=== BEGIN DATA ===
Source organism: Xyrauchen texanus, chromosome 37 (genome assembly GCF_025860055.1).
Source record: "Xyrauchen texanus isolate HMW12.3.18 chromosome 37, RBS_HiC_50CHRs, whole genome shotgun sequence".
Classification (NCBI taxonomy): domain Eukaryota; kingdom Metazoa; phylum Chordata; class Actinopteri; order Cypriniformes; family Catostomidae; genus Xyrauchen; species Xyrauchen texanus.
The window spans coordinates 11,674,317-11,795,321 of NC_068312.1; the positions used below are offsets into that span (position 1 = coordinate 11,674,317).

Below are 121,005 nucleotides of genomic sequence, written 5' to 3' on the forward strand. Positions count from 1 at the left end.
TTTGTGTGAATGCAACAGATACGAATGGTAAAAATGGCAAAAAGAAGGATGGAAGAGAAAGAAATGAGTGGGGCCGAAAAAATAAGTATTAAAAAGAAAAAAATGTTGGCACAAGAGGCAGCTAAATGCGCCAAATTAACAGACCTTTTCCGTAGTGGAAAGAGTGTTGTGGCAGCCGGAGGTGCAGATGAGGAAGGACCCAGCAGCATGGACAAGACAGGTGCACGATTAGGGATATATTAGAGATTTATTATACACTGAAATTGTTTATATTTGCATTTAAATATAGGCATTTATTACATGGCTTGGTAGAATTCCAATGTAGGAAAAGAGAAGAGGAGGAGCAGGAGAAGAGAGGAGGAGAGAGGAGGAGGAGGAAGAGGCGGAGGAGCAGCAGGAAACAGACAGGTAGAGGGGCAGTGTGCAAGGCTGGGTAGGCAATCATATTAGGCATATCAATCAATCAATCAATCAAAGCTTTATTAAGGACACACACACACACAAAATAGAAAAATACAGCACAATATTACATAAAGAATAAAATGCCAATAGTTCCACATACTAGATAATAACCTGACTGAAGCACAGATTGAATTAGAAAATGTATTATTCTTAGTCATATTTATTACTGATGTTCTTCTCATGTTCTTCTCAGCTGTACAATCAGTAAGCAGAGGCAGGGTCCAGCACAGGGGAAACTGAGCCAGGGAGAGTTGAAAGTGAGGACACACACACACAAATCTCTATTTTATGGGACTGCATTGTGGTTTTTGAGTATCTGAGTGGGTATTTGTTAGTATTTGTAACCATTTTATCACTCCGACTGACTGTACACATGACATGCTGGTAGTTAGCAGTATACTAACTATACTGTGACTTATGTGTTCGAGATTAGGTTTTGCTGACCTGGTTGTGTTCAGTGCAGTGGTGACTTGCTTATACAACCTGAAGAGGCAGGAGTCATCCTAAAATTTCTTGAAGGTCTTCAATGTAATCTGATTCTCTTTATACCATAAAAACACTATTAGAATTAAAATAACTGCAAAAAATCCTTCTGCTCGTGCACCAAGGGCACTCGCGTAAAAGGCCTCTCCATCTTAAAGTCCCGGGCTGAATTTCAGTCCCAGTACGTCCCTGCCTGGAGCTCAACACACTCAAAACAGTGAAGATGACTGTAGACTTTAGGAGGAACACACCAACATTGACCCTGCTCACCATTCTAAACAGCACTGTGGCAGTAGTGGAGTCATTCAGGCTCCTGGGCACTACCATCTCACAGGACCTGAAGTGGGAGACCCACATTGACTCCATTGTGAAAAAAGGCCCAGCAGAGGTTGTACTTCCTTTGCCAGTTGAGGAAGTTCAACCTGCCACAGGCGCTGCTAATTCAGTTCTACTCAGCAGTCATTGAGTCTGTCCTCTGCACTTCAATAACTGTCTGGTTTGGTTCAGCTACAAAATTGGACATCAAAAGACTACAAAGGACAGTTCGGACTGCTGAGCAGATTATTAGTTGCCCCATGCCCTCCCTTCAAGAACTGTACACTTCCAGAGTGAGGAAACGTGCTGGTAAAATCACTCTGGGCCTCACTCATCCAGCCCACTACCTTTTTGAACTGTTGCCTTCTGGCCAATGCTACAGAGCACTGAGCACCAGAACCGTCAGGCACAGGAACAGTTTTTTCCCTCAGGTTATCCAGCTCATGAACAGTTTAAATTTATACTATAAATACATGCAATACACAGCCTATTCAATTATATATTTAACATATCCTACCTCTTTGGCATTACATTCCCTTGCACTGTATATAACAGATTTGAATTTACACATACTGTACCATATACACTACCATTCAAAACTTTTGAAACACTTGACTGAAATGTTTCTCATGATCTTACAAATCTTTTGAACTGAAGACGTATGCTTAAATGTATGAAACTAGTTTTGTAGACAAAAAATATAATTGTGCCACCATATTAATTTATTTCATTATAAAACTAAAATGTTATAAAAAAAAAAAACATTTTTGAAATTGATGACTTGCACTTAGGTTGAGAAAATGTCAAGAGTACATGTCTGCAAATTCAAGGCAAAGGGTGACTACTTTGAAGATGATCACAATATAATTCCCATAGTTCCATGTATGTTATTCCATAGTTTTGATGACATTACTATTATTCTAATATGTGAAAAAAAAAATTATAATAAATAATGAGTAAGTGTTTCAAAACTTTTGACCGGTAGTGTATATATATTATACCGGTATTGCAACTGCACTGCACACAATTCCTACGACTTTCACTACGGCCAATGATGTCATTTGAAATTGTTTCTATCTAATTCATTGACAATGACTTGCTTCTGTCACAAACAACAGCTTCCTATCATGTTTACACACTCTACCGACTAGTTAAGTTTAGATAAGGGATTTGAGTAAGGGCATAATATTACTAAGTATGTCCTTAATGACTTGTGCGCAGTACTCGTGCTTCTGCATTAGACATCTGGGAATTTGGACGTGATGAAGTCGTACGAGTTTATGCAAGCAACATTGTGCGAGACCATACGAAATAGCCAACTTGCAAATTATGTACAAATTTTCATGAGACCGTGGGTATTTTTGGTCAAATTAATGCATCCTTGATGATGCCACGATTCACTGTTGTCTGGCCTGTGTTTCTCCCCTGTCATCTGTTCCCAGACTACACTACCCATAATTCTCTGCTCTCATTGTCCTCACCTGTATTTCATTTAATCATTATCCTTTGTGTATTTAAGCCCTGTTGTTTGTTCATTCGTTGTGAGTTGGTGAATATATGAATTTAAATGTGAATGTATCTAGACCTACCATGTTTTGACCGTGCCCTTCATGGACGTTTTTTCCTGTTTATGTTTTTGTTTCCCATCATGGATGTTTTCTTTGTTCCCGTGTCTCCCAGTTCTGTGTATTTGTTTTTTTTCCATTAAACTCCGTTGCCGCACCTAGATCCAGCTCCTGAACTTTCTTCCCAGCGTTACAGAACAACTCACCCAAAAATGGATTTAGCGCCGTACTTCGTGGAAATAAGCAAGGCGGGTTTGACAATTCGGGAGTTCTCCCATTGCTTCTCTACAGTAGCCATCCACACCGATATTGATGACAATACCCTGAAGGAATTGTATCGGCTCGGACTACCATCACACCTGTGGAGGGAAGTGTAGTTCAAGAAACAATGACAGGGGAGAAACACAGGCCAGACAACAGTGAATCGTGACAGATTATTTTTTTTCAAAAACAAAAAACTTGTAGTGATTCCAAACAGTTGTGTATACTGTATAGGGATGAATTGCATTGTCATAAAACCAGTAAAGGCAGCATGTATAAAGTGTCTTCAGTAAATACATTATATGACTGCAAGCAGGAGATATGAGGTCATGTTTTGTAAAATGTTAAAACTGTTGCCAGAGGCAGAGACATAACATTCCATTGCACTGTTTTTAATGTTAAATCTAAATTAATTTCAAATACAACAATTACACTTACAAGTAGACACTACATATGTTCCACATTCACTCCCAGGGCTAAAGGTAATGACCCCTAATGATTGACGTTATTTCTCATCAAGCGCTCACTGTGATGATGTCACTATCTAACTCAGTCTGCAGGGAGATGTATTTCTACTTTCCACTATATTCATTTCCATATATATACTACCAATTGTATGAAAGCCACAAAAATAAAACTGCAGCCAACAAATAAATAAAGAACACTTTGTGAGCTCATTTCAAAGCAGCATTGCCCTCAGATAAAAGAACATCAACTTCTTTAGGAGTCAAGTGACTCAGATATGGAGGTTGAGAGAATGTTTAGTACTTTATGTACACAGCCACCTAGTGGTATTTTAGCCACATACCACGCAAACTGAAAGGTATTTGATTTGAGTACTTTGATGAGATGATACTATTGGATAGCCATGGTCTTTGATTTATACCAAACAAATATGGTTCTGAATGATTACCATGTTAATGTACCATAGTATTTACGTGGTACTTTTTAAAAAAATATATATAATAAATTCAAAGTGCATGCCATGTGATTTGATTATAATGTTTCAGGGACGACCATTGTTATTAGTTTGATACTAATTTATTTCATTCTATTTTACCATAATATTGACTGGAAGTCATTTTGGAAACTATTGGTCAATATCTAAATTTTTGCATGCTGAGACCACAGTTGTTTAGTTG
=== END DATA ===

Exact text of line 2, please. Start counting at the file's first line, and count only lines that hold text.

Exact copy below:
Source record: "Xyrauchen texanus isolate HMW12.3.18 chromosome 37, RBS_HiC_50CHRs, whole genome shotgun sequence".